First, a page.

Monthly charges, along with how regularly you will be billed, will be included in your contract agreement. The monthly charge will be either estimated or calculated. However, the operator cannot charge more than 10 percent above the estimated cost. Included in this fee will be storage space, lighting, electricity, insurance, security and any additional services.
If the storage company is providing you with a free truck to move your goods it will be listed on the contract along with charges that will be incurred if you do not return the vehicle on time. It is not unusual to receive a truck at no charge for a short period of time, however find out exactly how long it is free for. These additional fee's can add up, so inquire further about anything which is said to be ‘free' and be cautious before accepting.
How Much Insurance Will I Need?
Unless you have decided to go beyond basic coverage, your insurance costs will be included in the contract. Basic insurance is generally 30¢ per pound, which is very little protection. For example, if you were to insure a 20 pound television under a basic insurance plan and the TV happened to break, you would only receive $6.00 towards replacing it because 20 x $0.30 = $6.00. However, if you will be storing some expensive and some inexpensive items, you should have the option of insuring select goods for more money so that you can save on those items that do not need much coverage.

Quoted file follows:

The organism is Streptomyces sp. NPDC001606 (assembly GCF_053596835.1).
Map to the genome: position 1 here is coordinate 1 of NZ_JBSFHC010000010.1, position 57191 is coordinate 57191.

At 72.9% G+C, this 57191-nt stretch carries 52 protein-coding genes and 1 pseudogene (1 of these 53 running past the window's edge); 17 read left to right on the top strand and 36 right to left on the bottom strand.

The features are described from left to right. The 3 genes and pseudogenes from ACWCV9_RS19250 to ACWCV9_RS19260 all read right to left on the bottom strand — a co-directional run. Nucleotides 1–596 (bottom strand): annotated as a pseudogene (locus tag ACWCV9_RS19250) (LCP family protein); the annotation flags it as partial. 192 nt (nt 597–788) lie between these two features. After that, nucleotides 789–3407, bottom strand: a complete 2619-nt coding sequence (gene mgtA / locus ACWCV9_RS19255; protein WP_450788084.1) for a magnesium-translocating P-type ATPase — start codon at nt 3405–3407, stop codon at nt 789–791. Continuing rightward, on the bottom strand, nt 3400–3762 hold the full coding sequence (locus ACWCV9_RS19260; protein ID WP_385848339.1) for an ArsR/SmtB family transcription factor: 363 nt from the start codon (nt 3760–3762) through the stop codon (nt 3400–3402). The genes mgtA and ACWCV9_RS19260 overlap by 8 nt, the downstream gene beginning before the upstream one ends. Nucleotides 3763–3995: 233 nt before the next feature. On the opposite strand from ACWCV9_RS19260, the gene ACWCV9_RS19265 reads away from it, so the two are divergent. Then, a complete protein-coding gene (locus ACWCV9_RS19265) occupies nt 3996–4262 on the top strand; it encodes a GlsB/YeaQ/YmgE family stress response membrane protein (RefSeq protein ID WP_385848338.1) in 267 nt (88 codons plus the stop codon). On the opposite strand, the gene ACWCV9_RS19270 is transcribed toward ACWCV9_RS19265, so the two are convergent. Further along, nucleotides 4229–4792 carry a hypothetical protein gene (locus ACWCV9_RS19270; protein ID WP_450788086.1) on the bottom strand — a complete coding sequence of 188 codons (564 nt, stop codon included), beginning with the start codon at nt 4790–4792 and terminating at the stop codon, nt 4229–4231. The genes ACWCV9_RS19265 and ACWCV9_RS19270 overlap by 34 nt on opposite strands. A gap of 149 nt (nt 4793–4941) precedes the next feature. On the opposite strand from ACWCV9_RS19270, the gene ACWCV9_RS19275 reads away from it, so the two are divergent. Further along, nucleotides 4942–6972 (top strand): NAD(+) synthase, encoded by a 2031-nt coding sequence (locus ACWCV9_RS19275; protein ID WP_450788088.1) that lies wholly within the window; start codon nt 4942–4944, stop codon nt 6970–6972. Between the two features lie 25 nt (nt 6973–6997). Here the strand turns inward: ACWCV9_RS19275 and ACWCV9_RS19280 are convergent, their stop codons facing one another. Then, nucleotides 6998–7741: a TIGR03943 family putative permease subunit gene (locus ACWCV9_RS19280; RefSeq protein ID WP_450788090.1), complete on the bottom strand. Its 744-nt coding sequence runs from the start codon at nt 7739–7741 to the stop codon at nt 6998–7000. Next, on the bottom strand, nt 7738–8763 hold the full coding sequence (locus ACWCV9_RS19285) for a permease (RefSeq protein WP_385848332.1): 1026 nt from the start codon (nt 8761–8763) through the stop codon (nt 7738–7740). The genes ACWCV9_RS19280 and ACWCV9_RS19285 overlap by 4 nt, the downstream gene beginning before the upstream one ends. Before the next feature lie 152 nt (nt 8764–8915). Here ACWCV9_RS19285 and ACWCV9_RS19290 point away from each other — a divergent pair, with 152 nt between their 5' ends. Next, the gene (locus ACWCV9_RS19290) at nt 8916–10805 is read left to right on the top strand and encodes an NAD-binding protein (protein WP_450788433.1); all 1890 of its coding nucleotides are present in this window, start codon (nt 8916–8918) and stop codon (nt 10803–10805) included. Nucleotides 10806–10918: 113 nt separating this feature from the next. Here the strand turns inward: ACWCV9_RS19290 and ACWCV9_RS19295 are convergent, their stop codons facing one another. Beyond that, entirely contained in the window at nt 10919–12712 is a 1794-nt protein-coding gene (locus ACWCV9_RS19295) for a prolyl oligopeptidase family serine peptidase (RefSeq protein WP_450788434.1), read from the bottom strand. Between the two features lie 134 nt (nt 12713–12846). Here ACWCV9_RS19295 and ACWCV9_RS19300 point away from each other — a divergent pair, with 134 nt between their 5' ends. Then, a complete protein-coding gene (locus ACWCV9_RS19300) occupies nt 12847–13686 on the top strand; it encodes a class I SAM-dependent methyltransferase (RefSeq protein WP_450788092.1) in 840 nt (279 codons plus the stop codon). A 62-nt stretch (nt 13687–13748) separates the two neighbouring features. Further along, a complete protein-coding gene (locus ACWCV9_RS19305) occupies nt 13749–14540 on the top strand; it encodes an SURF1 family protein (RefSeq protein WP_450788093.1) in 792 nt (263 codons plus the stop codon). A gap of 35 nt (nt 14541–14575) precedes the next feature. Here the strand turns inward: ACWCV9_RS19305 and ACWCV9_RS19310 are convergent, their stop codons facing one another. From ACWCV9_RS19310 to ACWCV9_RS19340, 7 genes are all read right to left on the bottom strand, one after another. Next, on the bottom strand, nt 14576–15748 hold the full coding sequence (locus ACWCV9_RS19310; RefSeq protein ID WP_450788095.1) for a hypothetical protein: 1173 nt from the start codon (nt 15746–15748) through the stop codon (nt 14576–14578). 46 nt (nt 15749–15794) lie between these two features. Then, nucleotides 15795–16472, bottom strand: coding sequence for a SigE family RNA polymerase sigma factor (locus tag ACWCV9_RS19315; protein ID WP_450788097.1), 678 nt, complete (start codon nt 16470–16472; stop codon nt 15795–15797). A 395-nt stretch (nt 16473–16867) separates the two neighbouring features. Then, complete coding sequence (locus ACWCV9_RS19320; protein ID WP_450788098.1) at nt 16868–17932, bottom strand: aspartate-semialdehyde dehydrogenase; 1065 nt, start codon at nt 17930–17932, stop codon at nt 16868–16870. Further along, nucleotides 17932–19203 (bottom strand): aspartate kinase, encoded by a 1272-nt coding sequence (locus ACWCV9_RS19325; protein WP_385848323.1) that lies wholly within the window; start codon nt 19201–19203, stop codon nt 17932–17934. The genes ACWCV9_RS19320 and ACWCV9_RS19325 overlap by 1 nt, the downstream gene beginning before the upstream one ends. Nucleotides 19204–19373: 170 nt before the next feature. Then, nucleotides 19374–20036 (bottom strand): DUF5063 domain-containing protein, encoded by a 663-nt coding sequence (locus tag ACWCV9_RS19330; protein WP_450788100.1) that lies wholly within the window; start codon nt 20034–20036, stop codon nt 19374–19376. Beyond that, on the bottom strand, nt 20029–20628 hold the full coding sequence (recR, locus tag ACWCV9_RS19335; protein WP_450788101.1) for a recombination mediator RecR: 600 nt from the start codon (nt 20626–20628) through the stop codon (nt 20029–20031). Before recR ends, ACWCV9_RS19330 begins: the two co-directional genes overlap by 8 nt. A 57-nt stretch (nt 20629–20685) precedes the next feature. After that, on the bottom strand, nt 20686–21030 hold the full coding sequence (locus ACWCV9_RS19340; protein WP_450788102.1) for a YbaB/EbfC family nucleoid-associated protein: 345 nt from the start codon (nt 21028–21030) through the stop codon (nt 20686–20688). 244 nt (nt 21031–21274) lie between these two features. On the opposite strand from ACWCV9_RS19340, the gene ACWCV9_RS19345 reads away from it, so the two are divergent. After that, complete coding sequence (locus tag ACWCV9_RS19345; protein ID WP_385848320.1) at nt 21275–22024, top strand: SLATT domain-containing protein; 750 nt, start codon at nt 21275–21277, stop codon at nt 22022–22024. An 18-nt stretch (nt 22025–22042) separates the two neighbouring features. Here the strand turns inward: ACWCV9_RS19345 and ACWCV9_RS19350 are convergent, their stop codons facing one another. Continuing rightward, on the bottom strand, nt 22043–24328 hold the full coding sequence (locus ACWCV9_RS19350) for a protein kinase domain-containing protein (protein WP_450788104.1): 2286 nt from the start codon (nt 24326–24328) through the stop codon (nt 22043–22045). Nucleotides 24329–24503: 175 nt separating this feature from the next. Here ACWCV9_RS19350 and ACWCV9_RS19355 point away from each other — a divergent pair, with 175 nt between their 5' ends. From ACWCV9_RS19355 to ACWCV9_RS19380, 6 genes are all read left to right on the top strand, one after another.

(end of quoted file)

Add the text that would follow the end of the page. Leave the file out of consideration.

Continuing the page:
Your homeowner's insurance policy may insure your household goods while in storage so before you agree to additional costs, inquire with your insurance company about their policy. For an all-inclusive insurance plan you should research alternative options. Regardless of what you decide, you should check with your current insurance company whether it is permitted to add or remove items from your storage unit as needed.
As you add or remove items from your unit, your insurance needs will most likely change. If you suddenly decide to add your antique clock to storage and it is somehow damaged your insurance might not cover the costs. It is common that warehouse operators who offer additional insurance might require you to accept their preferred insurance program. However, other storage facilities have deals with various insurance companies due to the bulk discount they receive. This will offer you more options and competitive rates.
What Happens if I Miss Payments?
Your contract should clearly lay out the details and consequences for not paying for your services or missing payments. If you fail to turn in a payment, your storage company will most likely take action. The usual penalty is losing access to your goods unless you pay the full amount owed. There is one exception; according to the law, you must be given access to your belongings if you need to obtain welfare, medical or other important documents from your storage unit.
If you find yourself in such a situation, the storage company may clear your items out of storage to make room for a paying customer. In this case, they may sell or auction off your items to make back the money which was owed to them. If they decide to hold an auction, you will be notified about the date, time and location. You may be able to try to prevent the auction by filing for a court proceeding, however, you will have to take action in advance. The regulations differ by state so you will have to investigate about your states laws if you happen to be in this unfortunate position.